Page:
An Effective Way to Declutter
There is no
better way to declutter than through purging, and moving provides an excellent
opportunity (and excuse) to do just that.
Even if you have never moved and don’t intend to do so anytime in the
foreseeable future, it’s a good idea to remove your excess stuff on a regular basis.
It’s cathartic, therapeutic, cleansing…it’s downright liberating!
Purging is like getting a haircut. Things look and feel nice and neat after a good purge, but over time they start to get a little scruffy around the edges. If you let things go for too long without proper maintenance, they can get downright messy.
We always go through the purging process twice when we move – once before the movers arrive and once as we’re unpacking. This is because no matter how carefully I think we've sorted through our stuff, I often find myself wondering as I unpack, “Why in the world did we keep this?”
To purge is to clear out, get rid of, eliminate, or remove anything unnecessary. It can be a daunting task when faced with a home full of overflowing closets, cluttered storage spaces and bulging cupboards and drawers. In a perfect world we’d all be decluttering all the time, never letting things pile up. But let’s face it – life is busy. Sorting the cast offs from the keepers takes time. The best way to purge is systematically.
It is helpful to establish a set of criteria.
Here is my most recent purge pile. There is always one in the works at my house.
Not every item you decide to part with should be thrown away. Some items will be perfectly serviceable though no longer of value to you.
Before you start to purge gather three boxes or bins and a trash bag. One box will be for items you intend to sell, one for items you want to donate, and one for items you are keeping which belong in another room. The trash bag is for…trash. Label each box according to its function.
Now you’re ready to get started!
There are four key questions to ask yourself when considering whether or not keep something.
Do I want it?
Do I need it?
Do I use it?
Do I like it?
If the answer to any one of these questions is no, the item is a good candidate for elimination. If the answer to all of them is no, don’t think twice. Get rid of it!
Be honest with yourself. Evaluate your stuff as realistically as possible. Give yourself permission to part with what you don’t want, don’t need, don’t like, or don’t use. You’ll be better off without it.
The best and most effective way to purge your belongings is a little at a time. Try to keep decluttering sessions to no more than an hour. If you work for longer than that, you may start to get burned out. Consequently, you will not be as effective. Your judgment may become impaired with regard to what things you should and should not keep.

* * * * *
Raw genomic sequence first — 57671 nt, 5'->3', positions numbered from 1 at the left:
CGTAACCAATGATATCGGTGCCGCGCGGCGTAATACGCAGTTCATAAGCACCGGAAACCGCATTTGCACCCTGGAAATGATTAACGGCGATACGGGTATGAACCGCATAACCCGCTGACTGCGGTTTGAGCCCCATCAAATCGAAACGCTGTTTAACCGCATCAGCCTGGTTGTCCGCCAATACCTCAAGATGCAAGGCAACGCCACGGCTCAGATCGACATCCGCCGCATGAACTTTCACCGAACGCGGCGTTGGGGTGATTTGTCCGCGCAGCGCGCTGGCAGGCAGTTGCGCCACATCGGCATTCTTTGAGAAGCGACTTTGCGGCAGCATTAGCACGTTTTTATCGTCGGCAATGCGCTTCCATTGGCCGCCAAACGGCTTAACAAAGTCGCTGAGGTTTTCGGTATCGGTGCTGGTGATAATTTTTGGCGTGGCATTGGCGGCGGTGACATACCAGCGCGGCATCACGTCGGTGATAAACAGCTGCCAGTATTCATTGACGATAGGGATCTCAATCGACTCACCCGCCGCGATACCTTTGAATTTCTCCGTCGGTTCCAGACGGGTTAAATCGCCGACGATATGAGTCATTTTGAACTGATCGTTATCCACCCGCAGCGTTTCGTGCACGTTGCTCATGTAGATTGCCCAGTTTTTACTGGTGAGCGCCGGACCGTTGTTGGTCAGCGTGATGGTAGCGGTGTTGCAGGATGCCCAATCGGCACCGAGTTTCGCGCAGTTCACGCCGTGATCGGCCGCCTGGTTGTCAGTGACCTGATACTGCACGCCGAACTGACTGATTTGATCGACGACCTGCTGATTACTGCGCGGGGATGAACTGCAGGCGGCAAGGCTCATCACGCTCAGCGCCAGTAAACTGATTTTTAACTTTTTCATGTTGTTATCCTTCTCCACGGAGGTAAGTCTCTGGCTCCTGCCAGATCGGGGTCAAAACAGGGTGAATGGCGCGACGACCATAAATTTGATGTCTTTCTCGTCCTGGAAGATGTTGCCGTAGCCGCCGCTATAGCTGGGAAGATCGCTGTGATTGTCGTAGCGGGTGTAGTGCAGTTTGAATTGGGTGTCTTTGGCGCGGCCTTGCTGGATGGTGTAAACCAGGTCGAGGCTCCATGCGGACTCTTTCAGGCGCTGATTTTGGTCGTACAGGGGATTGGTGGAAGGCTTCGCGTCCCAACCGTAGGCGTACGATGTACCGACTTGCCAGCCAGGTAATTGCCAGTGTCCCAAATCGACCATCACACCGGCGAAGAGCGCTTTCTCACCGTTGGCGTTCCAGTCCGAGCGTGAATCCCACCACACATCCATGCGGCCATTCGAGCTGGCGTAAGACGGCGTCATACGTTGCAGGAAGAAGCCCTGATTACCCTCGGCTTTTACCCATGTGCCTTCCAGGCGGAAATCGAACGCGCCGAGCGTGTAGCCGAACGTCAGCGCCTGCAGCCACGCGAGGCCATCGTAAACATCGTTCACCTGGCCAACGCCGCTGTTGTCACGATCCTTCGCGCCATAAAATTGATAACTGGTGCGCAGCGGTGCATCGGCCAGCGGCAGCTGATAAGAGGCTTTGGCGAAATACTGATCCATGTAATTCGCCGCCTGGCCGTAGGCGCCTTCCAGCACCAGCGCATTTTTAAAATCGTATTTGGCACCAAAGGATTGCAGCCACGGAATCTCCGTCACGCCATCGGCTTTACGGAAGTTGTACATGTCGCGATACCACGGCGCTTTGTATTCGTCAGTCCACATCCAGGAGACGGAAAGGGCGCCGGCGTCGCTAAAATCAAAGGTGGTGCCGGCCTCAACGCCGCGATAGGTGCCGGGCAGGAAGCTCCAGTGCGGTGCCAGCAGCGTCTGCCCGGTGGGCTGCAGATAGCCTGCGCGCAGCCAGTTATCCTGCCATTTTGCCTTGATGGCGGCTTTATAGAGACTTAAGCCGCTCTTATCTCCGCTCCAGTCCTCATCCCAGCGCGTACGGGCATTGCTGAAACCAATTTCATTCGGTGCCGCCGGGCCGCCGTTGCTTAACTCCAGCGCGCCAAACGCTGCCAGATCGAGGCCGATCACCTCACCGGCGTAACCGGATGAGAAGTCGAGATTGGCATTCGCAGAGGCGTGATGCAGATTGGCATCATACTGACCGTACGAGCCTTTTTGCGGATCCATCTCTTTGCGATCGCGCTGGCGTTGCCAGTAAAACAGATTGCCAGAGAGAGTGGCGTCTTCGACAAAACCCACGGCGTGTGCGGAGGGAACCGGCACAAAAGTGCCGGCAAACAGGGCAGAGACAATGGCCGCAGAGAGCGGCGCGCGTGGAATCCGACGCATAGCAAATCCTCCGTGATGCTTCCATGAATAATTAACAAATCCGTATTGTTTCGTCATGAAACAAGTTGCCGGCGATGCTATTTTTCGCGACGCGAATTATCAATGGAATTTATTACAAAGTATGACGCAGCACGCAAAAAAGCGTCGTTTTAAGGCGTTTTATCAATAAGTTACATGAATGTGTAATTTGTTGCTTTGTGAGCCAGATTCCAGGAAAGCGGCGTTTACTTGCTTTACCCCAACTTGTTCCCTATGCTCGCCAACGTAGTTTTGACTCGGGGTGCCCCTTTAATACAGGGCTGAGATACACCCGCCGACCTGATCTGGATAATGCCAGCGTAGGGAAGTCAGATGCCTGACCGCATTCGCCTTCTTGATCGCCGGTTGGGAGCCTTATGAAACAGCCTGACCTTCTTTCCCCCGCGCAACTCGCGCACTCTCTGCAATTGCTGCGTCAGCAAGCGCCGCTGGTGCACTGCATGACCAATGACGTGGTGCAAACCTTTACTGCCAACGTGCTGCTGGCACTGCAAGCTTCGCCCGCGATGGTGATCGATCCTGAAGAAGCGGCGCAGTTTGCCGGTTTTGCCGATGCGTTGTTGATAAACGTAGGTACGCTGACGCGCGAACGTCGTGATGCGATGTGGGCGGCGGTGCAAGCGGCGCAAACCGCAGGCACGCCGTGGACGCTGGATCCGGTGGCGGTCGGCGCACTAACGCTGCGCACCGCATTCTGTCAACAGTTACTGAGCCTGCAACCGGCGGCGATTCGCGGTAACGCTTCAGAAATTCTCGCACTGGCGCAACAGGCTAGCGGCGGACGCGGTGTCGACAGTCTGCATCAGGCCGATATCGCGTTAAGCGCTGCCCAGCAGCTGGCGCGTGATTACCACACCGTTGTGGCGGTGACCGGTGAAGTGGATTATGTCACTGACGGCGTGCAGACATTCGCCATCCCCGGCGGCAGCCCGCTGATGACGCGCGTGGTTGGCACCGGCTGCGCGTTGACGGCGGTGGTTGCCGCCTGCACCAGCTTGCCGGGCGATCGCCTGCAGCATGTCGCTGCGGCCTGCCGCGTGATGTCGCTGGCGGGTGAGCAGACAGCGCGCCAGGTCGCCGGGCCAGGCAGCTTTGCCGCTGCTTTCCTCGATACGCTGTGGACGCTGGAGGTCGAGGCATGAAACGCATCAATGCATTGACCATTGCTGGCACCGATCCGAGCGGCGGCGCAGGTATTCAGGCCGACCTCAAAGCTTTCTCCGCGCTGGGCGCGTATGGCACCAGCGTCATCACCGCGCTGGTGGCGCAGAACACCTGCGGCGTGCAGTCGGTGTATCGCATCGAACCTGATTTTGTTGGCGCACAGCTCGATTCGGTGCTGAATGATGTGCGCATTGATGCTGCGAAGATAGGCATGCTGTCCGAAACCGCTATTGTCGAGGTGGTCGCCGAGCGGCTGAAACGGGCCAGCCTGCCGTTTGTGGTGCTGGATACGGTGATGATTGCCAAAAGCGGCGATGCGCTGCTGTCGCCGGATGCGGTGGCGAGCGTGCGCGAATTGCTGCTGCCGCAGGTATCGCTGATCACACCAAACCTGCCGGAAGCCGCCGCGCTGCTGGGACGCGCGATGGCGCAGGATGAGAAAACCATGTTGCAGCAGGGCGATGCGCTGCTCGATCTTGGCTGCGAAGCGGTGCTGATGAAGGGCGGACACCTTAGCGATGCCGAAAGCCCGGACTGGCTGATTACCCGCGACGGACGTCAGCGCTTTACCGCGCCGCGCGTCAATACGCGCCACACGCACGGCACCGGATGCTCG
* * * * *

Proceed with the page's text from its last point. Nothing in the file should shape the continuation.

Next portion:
The ideal sorting session is 30 minutes. In that time frame, you can work through a dresser, cabinet, or closet.
If you are faced with a task that will take more than 30 minutes to complete, turn on a movie, play some music, or listen to a pod cast while you work. I often identify things that need decluttering and set them aside to go through while I’m watching TV, talking on the phone, or supervising homework.
Another effective method of decluttering is to move systematically through your home, clearing out one room at a time. Try to move in a logical fashion through your home rather than jumping all around so it’s easier to keep track of what you've done.
Break the task down further by daily sorting through one dresser, desk, closet, cabinet, bookcase or other area of the room until the room is fully purged. Then move on to the next room.
Consistency is the key to successful purging. Avoid distractions. Shun procrastination. Give yourself plenty of time to work through the process. It's not a race. Slow and steady progress will lead to long term success.
We all face obstacles when it comes to eliminating the unnecessary in our lives; these are usually in the form of attitudes. These obstacles prevent us from parting with things that really have no value in our lives.
The biggest obstacle to purging is guilt. Many people feel guilt when it comes to getting rid of things. Some people feel guilty because they spent a lot of money on something they don’t use. Others feel guilty because the item in question was a gift. For some, their guilt is centered on an item’s usefulness; they have a hard time parting with things that still have value.
Another obstacle to purging is fear – specifically the fear that you might need a thing after you have parted with it.
Sentimentality is also a common reason for holding on to things beyond their usefulness.
The best way to combat these and any other obstacles that may be preventing you from purging is to focus on the benefits that are sure to come from downsizing your stuff. What are the benefits? They are many, and they include the following:
This statuette was a gift from a very dear friend while we were living overseas. For years we carried it around with us from house to house, never displaying it. It just wasn't 'us'. It didn't work in our home. But we kept it because we love the person who gave it to us. Finally, I decided to take my own advise and find a new home for it because I don't love it, need it or use it, and neither does anyone else in my home. Letting go of this item doesn't lessen my love for the person who gave it to me or the memories I have of that person. I feel better knowing it has a chance to be enjoyed by someone else instead of sitting in a box in my basement or garage.
As you can see, the benefits of removing the excess from your life and home far outweigh any excuses you might have for not doing it. Start your purge today and welcome in the peace of mind that comes from clearing out, cleaning up, and getting rid of excess stuff.
If you'd like help with your purging projects, click on the link below to contact me.
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